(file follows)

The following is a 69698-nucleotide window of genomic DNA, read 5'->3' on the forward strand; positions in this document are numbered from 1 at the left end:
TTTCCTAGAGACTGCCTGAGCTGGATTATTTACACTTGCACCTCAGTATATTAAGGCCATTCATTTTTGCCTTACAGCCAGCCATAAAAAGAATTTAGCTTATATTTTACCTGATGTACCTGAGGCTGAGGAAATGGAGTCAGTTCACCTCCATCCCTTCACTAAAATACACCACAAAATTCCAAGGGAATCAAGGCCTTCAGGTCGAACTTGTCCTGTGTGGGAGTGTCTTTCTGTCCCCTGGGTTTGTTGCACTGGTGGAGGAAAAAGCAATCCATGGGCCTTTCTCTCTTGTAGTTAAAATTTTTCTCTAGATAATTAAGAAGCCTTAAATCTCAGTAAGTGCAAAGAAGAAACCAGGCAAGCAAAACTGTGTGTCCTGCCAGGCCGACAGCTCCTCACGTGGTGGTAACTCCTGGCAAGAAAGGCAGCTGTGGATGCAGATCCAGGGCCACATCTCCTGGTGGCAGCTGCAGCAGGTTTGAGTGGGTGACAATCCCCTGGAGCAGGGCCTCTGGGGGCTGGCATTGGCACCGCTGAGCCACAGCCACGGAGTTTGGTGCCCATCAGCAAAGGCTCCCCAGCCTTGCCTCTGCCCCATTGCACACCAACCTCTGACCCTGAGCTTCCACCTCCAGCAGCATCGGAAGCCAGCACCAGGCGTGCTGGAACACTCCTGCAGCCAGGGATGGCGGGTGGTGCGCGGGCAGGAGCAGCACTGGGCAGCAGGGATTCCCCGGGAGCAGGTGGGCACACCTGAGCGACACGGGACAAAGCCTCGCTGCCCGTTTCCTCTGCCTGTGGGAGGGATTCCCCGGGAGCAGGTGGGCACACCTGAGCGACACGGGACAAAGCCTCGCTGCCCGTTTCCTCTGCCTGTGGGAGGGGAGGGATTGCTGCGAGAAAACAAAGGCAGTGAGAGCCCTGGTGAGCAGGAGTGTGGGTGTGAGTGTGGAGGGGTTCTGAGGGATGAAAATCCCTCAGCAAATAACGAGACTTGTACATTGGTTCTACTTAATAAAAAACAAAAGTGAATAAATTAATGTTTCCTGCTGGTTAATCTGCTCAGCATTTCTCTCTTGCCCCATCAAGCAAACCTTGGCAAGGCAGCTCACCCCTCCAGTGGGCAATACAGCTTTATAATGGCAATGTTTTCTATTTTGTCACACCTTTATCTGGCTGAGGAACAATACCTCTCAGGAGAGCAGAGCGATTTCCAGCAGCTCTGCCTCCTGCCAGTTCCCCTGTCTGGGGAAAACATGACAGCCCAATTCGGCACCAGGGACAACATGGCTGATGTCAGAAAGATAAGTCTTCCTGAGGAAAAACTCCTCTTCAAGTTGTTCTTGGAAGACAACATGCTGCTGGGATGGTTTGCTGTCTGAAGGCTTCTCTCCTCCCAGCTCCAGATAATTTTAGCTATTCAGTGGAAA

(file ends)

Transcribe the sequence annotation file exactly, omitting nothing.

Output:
The following is a 69698-nucleotide window of genomic DNA, read 5'->3' on the forward strand; positions in this document are numbered from 1 at the left end:
TTTCCTAGAGACTGCCTGAGCTGGATTATTTACACTTGCACCTCAGTATATTAAGGCCATTCATTTTTGCCTTACAGCCAGCCATAAAAAGAATTTAGCTTATATTTTACCTGATGTACCTGAGGCTGAGGAAATGGAGTCAGTTCACCTCCATCCCTTCACTAAAATACACCACAAAATTCCAAGGGAATCAAGGCCTTCAGGTCGAACTTGTCCTGTGTGGGAGTGTCTTTCTGTCCCCTGGGTTTGTTGCACTGGTGGAGGAAAAAGCAATCCATGGGCCTTTCTCTCTTGTAGTTAAAATTTTTCTCTAGATAATTAAGAAGCCTTAAATCTCAGTAAGTGCAAAGAAGAAACCAGGCAAGCAAAACTGTGTGTCCTGCCAGGCCGACAGCTCCTCACGTGGTGGTAACTCCTGGCAAGAAAGGCAGCTGTGGATGCAGATCCAGGGCCACATCTCCTGGTGGCAGCTGCAGCAGGTTTGAGTGGGTGACAATCCCCTGGAGCAGGGCCTCTGGGGGCTGGCATTGGCACCGCTGAGCCACAGCCACGGAGTTTGGTGCCCATCAGCAAAGGCTCCCCAGCCTTGCCTCTGCCCCATTGCACACCAACCTCTGACCCTGAGCTTCCACCTCCAGCAGCATCGGAAGCCAGCACCAGGCGTGCTGGAACACTCCTGCAGCCAGGGATGGCGGGTGGTGCGCGGGCAGGAGCAGCACTGGGCAGCAGGGATTCCCCGGGAGCAGGTGGGCACACCTGAGCGACACGGGACAAAGCCTCGCTGCCCGTTTCCTCTGCCTGTGGGAGGGATTCCCCGGGAGCAGGTGGGCACACCTGAGCGACACGGGACAAAGCCTCGCTGCCCGTTTCCTCTGCCTGTGGGAGGGGAGGGATTGCTGCGAGAAAACAAAGGCAGTGAGAGCCCTGGTGAGCAGGAGTGTGGGTGTGAGTGTGGAGGGGTTCTGAGGGATGAAAATCCCTCAGCAAATAACGAGACTTGTACATTGGTTCTACTTAATAAAAAACAAAAGTGAATAAATTAATGTTTCCTGCTGGTTAATCTGCTCAGCATTTCTCTCTTGCCCCATCAAGCAAACCTTGGCAAGGCAGCTCACCCCTCCAGTGGGCAATACAGCTTTATAATGGCAATGTTTTCTATTTTGTCACACCTTTATCTGGCTGAGGAACAATACCTCTCAGGAGAGCAGAGCGATTTCCAGCAGCTCTGCCTCCTGCCAGTTCCCCTGTCTGGGGAAAACATGACAGCCCAATTCGGCACCAGGGACAACATGGCTGATGTCAGAAAGATAAGTCTTCCTGAGGAAAAACTCCTCTTCAAGTTGTTCTTGGAAGACAACATGCTGCTGGGATGGTTTGCTGTCTGAAGGCTTCTCTCCTCCCAGCTCCAGATAATTTTAGCTATTCAGTGGAAA